• As has been noted, this is theoretically similar to the copy-erase concept for teleport. If the brain state is transmitted from the original to the copy is there a continuity of personhood? There may be but I don't know how easy it would be to persuade me to step into that teleporter. – glenatron Mar 3 '15 at 10:52
• Watch out for basilisks. – Dan Henderson Dec 17 '15 at 21:37

First and foremost:

## PTSD

On average, people take death and near death experiences very bad. Your newly spawned clone will be crawling on the floor in a pool of his own tears, sweat, vomit and urine, paralyzed with fear and memories of the pain, unable to do anything. It will take a while, so don't hold your breath until he's ready to go back to the real world. Give him a couple of years under special care, maybe they'll fix him. Most likely they won't.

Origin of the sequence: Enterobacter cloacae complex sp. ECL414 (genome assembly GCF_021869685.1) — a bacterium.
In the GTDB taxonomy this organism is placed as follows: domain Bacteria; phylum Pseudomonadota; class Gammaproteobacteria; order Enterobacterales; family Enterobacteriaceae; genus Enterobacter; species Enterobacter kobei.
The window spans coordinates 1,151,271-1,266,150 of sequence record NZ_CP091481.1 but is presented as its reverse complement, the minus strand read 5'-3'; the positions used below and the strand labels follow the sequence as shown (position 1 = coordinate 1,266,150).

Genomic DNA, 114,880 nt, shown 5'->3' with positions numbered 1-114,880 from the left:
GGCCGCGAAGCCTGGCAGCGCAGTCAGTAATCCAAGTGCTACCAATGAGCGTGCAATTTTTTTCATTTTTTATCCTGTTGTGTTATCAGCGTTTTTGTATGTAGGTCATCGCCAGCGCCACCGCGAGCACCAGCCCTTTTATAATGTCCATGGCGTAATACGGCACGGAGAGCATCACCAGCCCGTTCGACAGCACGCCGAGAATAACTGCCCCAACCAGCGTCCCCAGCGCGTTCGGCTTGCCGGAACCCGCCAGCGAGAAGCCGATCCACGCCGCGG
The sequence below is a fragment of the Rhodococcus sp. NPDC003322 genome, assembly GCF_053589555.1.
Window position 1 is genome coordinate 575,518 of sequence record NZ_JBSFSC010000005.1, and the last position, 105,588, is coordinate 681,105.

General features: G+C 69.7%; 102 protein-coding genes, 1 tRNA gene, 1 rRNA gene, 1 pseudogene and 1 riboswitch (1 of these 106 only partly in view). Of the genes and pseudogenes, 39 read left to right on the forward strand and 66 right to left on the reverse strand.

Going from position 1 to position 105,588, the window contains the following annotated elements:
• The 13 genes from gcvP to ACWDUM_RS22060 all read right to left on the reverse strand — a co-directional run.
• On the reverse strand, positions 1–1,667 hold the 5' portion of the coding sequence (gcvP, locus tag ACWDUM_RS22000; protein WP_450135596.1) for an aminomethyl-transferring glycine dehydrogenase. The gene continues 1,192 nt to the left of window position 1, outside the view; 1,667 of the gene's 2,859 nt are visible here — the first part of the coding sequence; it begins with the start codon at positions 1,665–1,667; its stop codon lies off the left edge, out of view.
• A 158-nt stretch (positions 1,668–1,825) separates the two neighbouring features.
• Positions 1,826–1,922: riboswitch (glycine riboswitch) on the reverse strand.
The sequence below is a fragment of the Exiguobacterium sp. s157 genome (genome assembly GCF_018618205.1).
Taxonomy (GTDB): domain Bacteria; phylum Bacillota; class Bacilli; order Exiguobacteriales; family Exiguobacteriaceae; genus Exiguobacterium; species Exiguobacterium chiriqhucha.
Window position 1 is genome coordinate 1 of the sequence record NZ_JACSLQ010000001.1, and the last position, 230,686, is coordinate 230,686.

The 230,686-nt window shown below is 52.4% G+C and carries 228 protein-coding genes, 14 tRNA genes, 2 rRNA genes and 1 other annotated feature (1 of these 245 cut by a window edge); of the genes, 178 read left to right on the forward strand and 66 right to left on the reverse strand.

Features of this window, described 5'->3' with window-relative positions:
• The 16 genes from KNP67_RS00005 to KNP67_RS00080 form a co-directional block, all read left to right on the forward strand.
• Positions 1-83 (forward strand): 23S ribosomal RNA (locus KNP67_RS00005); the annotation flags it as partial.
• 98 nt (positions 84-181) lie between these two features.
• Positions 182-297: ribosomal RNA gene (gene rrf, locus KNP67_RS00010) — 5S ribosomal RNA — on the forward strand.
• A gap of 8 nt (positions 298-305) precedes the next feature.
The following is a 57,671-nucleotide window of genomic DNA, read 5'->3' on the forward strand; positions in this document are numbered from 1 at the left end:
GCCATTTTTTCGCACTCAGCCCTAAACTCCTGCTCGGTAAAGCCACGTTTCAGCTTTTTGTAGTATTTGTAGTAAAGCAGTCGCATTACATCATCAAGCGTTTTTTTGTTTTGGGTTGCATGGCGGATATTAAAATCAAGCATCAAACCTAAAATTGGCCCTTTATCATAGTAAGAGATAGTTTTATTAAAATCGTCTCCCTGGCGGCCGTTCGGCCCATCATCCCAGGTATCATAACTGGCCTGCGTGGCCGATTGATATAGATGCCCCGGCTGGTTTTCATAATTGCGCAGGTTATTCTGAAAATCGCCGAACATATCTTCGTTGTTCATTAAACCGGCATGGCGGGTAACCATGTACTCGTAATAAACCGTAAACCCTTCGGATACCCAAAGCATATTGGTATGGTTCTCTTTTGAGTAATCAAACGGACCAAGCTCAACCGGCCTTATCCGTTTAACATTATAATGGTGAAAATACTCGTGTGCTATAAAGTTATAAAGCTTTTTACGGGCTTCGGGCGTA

Now that we have the obvious out of the way, let's think deeper.

## Accidents WILL happen.

Even now many people, especially inexperienced drivers, think themselves immortal. They speed, DUI, break all kinds of traffic laws, until some good soul has to scrape them off a tree with a spatula.

With such scientific proof of immortality, people will care even less about their own safety. Fatal accidents will happen on daily basis, property damage costs will sky-rocket, and the world of insurance agents will never be the same again.

### Mass produced slaves

Slavery is another problem from our world, that will increase dramatically thanks to the new technology. Even as we speak, thousands of people world wide are forced to work to near death in different kinds of sweatshops.